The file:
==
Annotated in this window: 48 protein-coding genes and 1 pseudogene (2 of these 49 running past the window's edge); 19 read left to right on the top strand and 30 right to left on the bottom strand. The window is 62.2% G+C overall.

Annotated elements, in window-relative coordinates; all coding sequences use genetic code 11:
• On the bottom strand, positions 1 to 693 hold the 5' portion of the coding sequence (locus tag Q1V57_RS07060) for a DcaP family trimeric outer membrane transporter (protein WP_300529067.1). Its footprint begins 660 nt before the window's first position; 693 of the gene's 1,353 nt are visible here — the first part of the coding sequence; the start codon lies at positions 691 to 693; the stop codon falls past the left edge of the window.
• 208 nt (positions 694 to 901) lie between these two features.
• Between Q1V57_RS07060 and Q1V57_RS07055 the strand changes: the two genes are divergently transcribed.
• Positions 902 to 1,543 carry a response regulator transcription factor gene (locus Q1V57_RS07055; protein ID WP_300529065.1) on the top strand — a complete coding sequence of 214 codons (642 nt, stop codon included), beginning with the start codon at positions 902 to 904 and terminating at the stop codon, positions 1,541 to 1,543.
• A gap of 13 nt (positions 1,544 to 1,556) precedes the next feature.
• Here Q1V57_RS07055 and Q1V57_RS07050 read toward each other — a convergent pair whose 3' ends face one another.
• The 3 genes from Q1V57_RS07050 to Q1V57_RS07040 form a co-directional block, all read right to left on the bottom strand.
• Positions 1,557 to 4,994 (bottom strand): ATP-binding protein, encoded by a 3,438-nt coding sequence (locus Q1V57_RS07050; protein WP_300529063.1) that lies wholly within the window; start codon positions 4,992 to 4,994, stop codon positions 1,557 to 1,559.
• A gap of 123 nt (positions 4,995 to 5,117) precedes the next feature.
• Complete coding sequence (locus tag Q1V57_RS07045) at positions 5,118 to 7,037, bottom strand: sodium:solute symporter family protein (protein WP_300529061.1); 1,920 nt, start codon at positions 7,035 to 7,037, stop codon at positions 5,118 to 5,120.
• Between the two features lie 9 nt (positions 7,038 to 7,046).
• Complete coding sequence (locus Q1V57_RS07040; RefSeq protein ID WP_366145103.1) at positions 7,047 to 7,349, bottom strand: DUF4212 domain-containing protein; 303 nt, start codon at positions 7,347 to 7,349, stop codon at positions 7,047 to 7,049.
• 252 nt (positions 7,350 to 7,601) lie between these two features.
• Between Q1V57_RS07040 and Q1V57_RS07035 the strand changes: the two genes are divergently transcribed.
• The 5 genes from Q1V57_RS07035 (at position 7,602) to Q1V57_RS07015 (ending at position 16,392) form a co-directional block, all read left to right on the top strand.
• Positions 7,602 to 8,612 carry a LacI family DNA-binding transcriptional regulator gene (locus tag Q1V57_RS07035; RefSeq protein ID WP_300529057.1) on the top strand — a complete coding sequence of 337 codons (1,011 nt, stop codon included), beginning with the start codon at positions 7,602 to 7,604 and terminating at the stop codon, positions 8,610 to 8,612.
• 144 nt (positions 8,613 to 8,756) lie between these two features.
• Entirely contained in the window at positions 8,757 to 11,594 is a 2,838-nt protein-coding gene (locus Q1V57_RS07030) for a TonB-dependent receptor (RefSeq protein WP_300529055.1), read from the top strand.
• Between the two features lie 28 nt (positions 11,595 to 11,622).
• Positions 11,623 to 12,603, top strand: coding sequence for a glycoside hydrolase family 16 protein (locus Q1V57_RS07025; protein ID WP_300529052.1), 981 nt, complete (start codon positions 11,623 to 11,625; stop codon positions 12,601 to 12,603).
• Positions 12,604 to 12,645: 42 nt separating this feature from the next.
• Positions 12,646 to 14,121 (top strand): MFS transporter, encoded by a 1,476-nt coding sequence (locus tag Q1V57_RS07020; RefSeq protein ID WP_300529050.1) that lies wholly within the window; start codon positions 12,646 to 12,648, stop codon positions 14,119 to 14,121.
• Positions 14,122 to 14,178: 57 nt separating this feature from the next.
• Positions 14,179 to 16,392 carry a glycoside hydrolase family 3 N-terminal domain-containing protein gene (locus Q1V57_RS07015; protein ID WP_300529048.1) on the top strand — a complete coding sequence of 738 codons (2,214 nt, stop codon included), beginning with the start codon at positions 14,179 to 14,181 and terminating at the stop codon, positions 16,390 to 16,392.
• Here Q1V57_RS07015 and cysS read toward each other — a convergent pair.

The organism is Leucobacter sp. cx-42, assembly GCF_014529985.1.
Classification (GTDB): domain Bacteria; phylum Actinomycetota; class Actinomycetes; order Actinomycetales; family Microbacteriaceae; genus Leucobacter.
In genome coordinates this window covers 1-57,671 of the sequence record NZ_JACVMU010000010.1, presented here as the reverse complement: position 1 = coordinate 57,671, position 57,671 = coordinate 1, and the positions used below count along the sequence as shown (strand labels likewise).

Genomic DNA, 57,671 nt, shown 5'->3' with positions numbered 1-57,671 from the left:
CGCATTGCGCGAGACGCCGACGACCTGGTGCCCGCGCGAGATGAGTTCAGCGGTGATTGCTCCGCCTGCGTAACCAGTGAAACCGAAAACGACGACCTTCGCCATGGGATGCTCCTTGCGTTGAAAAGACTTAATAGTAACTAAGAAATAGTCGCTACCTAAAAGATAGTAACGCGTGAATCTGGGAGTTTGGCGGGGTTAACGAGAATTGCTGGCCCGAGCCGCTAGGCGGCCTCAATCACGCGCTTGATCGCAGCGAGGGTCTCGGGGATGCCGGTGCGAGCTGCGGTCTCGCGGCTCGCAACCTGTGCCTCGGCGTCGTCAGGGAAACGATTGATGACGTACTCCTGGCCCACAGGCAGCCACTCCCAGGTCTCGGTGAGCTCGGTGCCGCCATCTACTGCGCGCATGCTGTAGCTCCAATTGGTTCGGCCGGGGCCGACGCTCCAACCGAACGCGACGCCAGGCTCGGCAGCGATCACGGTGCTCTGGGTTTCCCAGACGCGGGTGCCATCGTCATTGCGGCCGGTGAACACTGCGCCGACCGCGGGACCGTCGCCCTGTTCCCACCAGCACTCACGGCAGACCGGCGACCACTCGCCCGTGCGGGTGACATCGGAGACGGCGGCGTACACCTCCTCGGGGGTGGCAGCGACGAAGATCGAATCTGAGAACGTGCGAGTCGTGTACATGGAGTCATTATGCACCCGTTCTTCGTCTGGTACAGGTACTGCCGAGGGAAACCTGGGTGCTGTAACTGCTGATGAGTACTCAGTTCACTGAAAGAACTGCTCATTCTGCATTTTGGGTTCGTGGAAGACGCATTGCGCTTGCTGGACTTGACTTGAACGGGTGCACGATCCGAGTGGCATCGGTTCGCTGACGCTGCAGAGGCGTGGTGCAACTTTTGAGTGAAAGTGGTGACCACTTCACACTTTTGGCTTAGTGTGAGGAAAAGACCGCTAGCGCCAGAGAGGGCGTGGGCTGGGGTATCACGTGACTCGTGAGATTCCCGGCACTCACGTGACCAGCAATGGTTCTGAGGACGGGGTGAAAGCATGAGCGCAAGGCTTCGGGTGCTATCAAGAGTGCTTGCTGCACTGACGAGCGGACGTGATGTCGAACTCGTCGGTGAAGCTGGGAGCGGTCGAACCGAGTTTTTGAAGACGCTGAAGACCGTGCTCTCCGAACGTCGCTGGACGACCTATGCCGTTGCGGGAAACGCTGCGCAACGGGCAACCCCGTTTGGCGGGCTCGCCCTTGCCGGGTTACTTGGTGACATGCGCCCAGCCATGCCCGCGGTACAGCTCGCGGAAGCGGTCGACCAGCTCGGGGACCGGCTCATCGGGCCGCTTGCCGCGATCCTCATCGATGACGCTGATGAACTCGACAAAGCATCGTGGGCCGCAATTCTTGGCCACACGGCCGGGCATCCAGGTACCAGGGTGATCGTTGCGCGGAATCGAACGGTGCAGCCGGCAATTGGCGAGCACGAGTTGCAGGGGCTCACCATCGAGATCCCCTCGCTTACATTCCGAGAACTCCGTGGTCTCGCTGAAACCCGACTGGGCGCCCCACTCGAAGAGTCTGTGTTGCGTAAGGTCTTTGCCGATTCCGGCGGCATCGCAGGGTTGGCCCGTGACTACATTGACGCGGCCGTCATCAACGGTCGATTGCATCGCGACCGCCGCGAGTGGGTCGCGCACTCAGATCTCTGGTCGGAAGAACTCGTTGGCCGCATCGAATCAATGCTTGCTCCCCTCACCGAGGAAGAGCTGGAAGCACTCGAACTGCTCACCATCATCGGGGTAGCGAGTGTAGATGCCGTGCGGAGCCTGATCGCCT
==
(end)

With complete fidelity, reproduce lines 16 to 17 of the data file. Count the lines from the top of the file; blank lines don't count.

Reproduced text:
• Between Q1V57_RS07040 and Q1V57_RS07035 the strand changes: the two genes are divergently transcribed.
• The 5 genes from Q1V57_RS07035 (at position 7,602) to Q1V57_RS07015 (ending at position 16,392) form a co-directional block, all read left to right on the top strand.